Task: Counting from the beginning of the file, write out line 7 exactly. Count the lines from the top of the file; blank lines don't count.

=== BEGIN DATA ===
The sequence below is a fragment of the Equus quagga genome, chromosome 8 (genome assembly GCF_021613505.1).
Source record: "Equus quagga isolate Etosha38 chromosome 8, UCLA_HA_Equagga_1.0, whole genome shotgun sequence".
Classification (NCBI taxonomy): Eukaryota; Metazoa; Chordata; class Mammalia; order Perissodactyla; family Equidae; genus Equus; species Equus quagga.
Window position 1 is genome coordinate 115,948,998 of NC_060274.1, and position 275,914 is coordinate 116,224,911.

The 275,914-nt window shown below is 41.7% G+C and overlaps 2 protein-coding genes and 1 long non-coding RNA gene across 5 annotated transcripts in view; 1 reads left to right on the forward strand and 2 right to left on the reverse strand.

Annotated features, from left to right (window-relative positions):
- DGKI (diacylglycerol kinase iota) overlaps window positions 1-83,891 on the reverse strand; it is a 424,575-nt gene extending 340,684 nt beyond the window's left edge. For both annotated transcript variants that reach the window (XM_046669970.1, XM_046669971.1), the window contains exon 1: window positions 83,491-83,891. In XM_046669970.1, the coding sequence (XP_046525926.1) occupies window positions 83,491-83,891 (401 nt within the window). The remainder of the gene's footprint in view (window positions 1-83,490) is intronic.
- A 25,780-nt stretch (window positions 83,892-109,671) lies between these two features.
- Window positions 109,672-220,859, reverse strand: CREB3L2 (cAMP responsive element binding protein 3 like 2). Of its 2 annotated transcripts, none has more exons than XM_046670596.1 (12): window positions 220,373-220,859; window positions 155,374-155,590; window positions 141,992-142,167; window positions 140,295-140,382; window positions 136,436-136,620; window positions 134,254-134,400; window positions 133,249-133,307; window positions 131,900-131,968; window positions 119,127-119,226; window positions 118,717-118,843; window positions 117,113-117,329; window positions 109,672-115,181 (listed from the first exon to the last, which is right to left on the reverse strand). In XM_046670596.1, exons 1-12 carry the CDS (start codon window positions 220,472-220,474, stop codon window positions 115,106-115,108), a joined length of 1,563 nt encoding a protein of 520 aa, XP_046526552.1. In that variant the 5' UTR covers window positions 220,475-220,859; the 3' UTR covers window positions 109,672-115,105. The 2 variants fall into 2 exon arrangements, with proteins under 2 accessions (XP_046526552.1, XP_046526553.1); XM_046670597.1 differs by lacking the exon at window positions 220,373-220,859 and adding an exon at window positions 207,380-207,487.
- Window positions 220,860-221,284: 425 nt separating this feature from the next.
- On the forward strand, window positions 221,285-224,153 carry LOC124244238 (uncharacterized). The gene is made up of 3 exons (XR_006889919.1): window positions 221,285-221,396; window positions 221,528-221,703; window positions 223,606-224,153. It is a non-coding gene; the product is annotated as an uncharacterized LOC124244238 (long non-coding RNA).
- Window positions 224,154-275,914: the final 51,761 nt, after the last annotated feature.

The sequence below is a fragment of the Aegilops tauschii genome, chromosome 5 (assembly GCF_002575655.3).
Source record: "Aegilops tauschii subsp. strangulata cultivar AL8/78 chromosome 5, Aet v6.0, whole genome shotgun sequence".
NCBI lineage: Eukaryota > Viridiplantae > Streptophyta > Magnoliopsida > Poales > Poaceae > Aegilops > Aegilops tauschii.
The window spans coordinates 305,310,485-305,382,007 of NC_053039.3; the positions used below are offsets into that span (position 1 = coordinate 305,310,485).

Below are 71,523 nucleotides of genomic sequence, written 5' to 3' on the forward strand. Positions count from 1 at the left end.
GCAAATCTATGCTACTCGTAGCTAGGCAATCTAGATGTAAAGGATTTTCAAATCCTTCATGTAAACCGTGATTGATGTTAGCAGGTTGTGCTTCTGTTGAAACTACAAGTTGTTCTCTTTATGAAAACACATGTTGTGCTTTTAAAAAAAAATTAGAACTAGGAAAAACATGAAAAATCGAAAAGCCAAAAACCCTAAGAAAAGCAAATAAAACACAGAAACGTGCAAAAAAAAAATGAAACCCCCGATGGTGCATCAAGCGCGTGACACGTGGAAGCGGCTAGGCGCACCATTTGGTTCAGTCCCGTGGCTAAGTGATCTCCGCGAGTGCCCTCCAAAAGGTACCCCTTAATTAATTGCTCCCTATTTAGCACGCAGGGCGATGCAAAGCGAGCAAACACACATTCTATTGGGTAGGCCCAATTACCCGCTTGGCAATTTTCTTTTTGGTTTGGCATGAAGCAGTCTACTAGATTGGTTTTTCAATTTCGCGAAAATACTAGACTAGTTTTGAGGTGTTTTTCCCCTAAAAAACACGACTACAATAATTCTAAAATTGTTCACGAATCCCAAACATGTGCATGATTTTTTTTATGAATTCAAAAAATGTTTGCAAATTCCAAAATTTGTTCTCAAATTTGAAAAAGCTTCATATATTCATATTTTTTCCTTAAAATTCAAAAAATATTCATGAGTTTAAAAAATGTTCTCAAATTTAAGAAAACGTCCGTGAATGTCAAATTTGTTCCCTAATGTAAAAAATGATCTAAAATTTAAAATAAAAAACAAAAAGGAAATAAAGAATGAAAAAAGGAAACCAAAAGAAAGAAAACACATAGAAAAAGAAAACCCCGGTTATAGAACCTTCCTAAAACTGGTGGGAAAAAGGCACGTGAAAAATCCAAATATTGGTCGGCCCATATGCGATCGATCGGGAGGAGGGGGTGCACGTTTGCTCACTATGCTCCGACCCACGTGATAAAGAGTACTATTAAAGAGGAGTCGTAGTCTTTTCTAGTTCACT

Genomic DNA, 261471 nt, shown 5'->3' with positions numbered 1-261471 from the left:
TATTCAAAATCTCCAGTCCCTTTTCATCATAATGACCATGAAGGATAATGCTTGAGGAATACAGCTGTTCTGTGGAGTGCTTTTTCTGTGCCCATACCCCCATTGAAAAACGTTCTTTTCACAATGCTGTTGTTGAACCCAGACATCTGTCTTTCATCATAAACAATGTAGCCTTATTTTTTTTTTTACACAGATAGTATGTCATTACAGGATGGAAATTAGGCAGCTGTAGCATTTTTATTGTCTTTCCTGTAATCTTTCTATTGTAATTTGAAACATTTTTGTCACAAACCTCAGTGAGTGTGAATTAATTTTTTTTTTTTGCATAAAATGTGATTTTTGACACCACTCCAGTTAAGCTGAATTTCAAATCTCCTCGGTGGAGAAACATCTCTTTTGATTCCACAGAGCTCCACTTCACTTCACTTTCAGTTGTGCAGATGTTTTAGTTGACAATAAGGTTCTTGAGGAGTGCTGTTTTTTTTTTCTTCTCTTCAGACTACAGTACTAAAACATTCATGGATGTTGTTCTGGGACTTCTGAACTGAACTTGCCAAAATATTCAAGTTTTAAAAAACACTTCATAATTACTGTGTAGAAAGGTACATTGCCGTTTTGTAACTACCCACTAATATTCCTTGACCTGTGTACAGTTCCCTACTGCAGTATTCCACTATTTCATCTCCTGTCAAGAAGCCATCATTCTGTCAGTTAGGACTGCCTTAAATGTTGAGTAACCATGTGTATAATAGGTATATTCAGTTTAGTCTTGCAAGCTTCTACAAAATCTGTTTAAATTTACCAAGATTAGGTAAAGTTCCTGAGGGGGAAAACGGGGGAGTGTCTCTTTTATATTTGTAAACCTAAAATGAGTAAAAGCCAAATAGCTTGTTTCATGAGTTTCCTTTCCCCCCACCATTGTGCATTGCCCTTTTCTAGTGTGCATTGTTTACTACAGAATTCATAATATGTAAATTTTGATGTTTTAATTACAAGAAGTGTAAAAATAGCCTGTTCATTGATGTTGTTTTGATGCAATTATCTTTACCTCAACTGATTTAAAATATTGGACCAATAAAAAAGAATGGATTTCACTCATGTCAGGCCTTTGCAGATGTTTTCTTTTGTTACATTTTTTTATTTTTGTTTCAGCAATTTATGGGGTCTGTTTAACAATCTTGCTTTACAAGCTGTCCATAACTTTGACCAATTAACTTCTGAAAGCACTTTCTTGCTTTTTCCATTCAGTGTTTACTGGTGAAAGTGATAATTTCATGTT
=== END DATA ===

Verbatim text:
- DGKI (diacylglycerol kinase iota) overlaps window positions 1-83,891 on the reverse strand; it is a 424,575-nt gene extending 340,684 nt beyond the window's left edge. For both annotated transcript variants that reach the window (XM_046669970.1, XM_046669971.1), the window contains exon 1: window positions 83,491-83,891. In XM_046669970.1, the coding sequence (XP_046525926.1) occupies window positions 83,491-83,891 (401 nt within the window). The remainder of the gene's footprint in view (window positions 1-83,490) is intronic.